Tuesday, June 17, 2014


William Wyler, 1940
Starring: Bette Davis, Herbert Marshall, James Stephenson

In the jungle of Malaysia, Leslie Crosbie shoots an acquaintance, Geoff Hammond, as he is fleeing her bungalow home. Locals fetch her husband, a planation manager, along with the family lawyer. Leslie explains that Hammond came to visit that evening and made numerous advances and then tried to rape her, so she shot him. While her husband believes her unquestioningly, their attorney, Howard Joyce, is not quite as sure. As a formality, she is arrested and tried. Her trial goes through without a hitch, until Joyce’s Malaysian clerk shows up with an incriminating letter that Leslie wrote to Hammond. Hammond’s bitter widow is willing to sell her the letter, but for a steep price.

Though it seems to have been forgotten alongside many other films from classic Hollywood, The Letter is the finest collaboration between director William Wyler and star Bette Davis, and may be the latter’s best performance. Wyler and Davis also worked together on Jezebel (1938) and The Little Foxes (1941). He also promised the lead role in Wuthering Heights (1939) to her, but it went to Merle Oberon, perhaps due to the end of an affair between Davis and Wyler. Wyler made a number of classics, such as Roman Holiday (1953) and How to Steal a Million (1966) with Audrey Hepburn. Other noir-like films include Detective Story (1951) and The Desperate Hours (1955), as well as the incredibly creepy The Collector (1965).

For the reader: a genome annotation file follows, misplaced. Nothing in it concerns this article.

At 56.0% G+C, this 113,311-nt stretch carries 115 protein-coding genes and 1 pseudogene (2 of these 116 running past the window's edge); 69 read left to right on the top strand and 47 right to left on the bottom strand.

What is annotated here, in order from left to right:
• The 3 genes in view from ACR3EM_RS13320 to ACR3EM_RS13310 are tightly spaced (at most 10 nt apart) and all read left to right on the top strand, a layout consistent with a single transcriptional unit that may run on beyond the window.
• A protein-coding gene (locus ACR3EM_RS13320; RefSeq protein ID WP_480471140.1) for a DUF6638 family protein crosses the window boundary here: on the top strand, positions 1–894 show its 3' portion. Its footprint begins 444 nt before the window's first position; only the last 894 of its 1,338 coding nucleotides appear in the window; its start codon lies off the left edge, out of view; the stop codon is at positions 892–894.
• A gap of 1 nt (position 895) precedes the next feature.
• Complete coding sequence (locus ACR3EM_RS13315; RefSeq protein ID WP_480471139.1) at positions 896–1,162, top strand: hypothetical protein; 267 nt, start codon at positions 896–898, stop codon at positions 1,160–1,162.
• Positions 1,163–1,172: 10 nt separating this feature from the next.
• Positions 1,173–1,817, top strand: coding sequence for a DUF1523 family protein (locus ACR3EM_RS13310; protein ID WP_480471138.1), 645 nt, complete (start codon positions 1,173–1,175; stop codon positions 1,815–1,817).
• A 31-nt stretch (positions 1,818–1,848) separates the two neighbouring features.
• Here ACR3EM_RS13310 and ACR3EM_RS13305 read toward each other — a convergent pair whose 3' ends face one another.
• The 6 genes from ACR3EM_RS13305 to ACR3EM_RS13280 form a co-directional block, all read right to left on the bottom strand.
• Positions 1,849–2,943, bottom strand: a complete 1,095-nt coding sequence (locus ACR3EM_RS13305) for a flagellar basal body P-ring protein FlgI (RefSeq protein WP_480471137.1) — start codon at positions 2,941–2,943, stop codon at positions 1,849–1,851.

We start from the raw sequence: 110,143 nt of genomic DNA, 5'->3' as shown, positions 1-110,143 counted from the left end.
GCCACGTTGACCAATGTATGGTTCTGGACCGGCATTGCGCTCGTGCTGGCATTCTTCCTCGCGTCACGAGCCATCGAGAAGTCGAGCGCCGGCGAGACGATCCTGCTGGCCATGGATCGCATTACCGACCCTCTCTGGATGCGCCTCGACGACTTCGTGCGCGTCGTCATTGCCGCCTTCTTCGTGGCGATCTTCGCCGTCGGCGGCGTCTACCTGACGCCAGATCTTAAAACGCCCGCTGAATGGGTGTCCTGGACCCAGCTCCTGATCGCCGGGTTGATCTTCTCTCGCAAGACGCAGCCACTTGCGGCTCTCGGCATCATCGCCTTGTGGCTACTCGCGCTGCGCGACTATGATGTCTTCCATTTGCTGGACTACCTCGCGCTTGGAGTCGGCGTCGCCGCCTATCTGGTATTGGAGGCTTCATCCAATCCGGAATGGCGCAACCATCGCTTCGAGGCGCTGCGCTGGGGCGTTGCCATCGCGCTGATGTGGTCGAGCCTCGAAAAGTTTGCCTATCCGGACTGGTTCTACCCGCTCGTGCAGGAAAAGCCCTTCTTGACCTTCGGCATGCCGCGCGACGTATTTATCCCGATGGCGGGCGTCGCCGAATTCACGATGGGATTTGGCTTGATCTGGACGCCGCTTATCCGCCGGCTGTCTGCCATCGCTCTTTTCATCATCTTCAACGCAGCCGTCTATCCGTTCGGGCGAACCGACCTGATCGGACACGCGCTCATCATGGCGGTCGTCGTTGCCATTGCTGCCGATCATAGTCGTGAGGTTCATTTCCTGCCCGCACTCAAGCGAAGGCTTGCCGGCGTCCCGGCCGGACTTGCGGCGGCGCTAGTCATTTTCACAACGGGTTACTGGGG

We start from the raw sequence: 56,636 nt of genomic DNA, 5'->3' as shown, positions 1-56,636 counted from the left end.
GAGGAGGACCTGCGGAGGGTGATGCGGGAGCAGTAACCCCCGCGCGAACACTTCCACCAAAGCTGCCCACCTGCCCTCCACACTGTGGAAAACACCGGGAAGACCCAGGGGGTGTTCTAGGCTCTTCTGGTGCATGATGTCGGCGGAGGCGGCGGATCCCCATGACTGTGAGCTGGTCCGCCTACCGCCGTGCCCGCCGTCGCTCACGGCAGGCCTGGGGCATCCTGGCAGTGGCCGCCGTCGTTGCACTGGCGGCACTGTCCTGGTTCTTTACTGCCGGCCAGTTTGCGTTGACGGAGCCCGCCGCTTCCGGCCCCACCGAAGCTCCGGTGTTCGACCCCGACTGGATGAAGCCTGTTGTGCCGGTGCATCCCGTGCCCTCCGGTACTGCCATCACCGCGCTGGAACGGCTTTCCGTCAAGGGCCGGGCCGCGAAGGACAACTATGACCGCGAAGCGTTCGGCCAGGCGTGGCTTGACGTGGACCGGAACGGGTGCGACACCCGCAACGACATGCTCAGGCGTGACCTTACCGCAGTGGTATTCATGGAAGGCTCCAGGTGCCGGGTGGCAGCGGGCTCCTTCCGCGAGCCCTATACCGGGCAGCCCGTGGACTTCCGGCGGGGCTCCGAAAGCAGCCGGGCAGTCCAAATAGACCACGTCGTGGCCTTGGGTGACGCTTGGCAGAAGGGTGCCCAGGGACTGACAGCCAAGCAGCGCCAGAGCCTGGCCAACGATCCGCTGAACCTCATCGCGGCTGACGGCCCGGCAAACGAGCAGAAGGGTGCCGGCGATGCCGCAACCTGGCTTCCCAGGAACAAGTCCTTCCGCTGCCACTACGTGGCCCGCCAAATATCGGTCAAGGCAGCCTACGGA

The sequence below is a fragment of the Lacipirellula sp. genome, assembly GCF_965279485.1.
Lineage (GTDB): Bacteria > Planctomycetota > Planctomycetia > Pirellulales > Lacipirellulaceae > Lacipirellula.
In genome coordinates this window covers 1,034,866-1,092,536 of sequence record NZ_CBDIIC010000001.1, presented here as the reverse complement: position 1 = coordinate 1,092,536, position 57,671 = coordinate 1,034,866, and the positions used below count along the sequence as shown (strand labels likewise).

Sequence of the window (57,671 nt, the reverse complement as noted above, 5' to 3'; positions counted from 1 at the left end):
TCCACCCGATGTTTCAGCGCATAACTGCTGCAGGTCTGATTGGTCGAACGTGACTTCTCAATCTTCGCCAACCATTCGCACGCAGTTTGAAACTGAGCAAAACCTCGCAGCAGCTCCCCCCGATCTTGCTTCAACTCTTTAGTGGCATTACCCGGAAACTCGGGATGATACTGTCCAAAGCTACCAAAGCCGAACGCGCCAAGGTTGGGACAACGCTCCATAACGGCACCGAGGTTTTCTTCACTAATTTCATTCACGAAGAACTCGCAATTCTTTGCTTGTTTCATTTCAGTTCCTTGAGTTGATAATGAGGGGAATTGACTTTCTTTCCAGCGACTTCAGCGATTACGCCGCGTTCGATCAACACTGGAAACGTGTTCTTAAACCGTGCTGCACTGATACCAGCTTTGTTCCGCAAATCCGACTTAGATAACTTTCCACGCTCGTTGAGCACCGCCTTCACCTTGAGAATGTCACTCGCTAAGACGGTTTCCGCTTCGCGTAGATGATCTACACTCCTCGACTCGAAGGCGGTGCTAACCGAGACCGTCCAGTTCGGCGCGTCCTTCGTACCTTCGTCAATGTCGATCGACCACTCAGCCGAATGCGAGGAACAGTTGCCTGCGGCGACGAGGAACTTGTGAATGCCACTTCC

Based on a short story and then a play from W. Somerset Maugham, this is a compelling mix of film noir and melodrama. Though this was released a year or so before the film noir cycle officially began, The Letter is linked to the style/genre by its dark thematic content and impressive visuals. There are numerous shots of Davis in the shadows – moments of shadowy bars across her body or her face obscured by darkness – that betray a lot about her guilt and her real role as murderess.

Somerset Maugham would recycle some of the themes from The Letter throughout his incredible novels – the exoticism of foreignness, sexual intrigue, and marital difficulties. Some of his works had autobiographical elements and he incorporated his wide travels in his fiction. Apparently The Letter was based on the real case of a woman who shot and killed a male friend in Kulala Lumpur. He allegedly attempted to rape her, though her story fell apart and she was found guilty, but saved from execution. This wasn’t Davis’s first turn starring in a Maugham adaptation, as she also appeared in Of Human Bondage.

The opening is one of the most powerful in all of ‘40s cinema. The jungle is dark, but idyllic, and Malay workers are sprawled across the seen, sleeping. This calm is broken by gunfire, as Leslie follows the dying Hammond out of a bungalow and continues shooting him. The silvery, shining moon is ever present and the film’s almost constant shots of the jungle are eerie and surreal. Wyler highlights this sense of unease with the delicate, but persistent sound of wind chimes. Apparently he aimed for a sense of the surreal and the mysterious, which he deftly accomplished.